Superfine! Bringing Accessible Art All Across America

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Superfine!
Superfine! is a national art fair that helps shed light on some of the most exciting emerging and established art currently available from artists across the globe.



Superfine! is a national art fair that helps shed light on some of the most exciting emerging and established art currently available from artists across the globe. The fairs happen in cities across America showcasing truly out-of-the-box contemporary art that includes stunning visual works, experimental art, gourmet food, music, and compelling panels. These fairs are inclusive to all and make sure to highlight work by female, artists of color, and LGTBQ artists as well as people in younger generations. Superfine! began in Miami, Florida, and has since grown exponentially. It has now grown to full-scale fairs in New York City, Los Angeles, San Francisco, Seattle, and D.C.

Curator and entrepreneur Alex Mitow is the director of the art fair series which he developed after attaining fourteen years of professional experience in the lifestyle, art, and hospitality industries. Alex holds a degree in Marketing from the University of Miami. Through the development of the Superfine! fairs, Alex combined his love for collecting contemporary art, social media, freelance writing, and content creation. The organization is currently based in Brooklyn’s DUMBO neighborhood—one of the trendiest places in all of NYC—where the Superfine! fairs have been successfully launched in multiple major markets. There are plans for at least six fairs in 2020 and further evolution is expected.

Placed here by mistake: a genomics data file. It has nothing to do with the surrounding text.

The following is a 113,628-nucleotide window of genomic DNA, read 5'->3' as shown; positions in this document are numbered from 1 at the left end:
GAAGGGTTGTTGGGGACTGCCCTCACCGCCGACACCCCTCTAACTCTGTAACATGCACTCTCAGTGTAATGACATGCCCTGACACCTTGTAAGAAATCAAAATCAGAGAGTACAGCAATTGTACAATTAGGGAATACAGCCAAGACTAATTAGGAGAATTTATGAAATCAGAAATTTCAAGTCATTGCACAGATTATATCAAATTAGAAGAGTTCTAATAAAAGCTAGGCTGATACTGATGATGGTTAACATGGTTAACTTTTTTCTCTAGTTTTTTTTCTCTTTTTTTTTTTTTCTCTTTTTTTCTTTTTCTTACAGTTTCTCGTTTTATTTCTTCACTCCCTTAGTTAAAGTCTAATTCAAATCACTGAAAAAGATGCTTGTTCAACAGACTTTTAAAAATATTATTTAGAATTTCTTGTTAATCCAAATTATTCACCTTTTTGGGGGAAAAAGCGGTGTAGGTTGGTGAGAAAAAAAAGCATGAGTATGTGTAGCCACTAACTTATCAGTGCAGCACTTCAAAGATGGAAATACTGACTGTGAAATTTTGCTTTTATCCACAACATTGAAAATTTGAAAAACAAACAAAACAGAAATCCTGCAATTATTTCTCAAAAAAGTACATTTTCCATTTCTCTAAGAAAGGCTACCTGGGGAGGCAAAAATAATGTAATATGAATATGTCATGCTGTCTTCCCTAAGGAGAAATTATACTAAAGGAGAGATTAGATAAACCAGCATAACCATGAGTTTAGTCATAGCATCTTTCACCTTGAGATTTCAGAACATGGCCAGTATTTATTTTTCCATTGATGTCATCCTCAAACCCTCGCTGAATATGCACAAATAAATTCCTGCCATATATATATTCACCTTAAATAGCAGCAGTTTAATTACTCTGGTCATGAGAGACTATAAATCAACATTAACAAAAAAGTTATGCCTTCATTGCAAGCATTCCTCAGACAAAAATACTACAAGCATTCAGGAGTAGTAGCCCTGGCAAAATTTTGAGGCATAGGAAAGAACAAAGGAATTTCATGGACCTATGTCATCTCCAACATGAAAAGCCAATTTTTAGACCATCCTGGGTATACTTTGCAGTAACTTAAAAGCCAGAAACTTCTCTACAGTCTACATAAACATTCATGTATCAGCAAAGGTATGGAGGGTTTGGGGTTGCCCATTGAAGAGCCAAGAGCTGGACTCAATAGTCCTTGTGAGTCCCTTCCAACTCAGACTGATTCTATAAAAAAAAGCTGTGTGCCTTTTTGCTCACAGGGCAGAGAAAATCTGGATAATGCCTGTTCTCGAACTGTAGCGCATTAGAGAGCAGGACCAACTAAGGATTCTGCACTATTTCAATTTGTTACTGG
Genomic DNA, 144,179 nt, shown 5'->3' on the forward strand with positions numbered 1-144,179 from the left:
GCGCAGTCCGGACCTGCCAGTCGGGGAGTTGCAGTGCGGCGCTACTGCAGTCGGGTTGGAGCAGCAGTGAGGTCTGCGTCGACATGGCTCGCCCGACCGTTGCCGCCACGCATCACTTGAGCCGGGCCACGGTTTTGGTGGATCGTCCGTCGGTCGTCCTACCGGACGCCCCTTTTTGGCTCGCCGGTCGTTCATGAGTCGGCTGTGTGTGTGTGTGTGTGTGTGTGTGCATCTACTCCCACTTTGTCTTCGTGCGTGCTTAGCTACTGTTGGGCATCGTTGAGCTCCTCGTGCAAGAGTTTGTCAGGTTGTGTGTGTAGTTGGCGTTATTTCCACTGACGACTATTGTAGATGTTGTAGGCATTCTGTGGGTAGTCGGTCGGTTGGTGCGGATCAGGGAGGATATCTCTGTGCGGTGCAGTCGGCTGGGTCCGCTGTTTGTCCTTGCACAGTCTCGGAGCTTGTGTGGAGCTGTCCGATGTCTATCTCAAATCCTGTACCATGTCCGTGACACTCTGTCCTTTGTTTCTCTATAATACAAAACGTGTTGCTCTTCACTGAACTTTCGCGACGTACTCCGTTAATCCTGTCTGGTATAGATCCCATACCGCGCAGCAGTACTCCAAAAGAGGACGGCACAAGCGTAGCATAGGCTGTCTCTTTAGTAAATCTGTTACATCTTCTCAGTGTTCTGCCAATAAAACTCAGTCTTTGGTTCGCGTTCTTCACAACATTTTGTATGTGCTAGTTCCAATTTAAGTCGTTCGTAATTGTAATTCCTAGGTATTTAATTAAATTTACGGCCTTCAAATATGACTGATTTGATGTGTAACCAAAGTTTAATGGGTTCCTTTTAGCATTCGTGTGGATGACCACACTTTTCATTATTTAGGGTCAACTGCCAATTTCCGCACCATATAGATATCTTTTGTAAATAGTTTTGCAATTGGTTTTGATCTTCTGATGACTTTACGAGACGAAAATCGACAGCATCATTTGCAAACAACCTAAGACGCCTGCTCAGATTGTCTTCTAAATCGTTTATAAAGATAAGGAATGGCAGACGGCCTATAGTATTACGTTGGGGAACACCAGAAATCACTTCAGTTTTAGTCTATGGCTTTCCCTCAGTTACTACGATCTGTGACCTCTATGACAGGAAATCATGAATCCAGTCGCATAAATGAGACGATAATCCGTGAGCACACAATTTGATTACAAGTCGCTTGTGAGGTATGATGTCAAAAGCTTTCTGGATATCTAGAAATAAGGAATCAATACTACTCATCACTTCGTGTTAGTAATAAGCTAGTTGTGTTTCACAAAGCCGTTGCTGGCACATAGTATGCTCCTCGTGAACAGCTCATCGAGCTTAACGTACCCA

Recently Alex Mitow discussed his career managing a major arts organization via an exclusive interview.

Superfine!
The artists who display the work at Superfine! tend to work in the contemporary arena.

Meagan Meehan (MM): How did you discover your love for the arts and why do you gravitate towards contemporary work?

Alex Mitow (AM): I bought my first piece at Art Basel week in Miami when I was 20 in college, but I’ve always collected things. When I was a young kid it was Beatles memorabilia, as I got older, I’ve collected everything from mid-century design to contemporary art and sculpture. What I love about contemporary art is that by buying it from a living artist you’re playing a role in history, you have to remember that Dali and Picasso were someone’s contemporaries when they were alive, and buying from artists today puts you in those shoes.

MM: What kinds of work do you personally collect?

Superfine!
Some art is inspired by classic pop-culture, such as this Beatles-inspired piece.

AM: My partner James and I have a really diverse eye but we tend to gravitate towards figurative work. Queer art and art by queer artists makes up a good chunk of our collection, and so does nostalgic-feeling art by contemporary artists. We have an entire rack of painted video cassettes on wood of B-movies by VHS-Girl. Really emotive portraiture resonates with us as well, we recently bought a triptych of lithographs by Nigerian artist Toyin Ojih Odutola and they hang prominently in our living room. Beyond that we really love quirky little sculptures like those by Pansy Ass Ceramics, and we have quite a few sculptural pieces as well.

MM: You majored in marketing whilst in college, so how much did that background help you establish your company?

AM: Completely! In my first marketing class ever, my professor wrote on the board that there were two schools of thought on marketing: marketing is everything, and marketing is BS. I clearly favor the former. I think good, solid, strategic marketing is what’s been missing from the art market for many, many years and that’s what James and I bring to the table with Superfine! – I’m not always the smartest guy in the room, but I make sure I’m surrounded by people who are.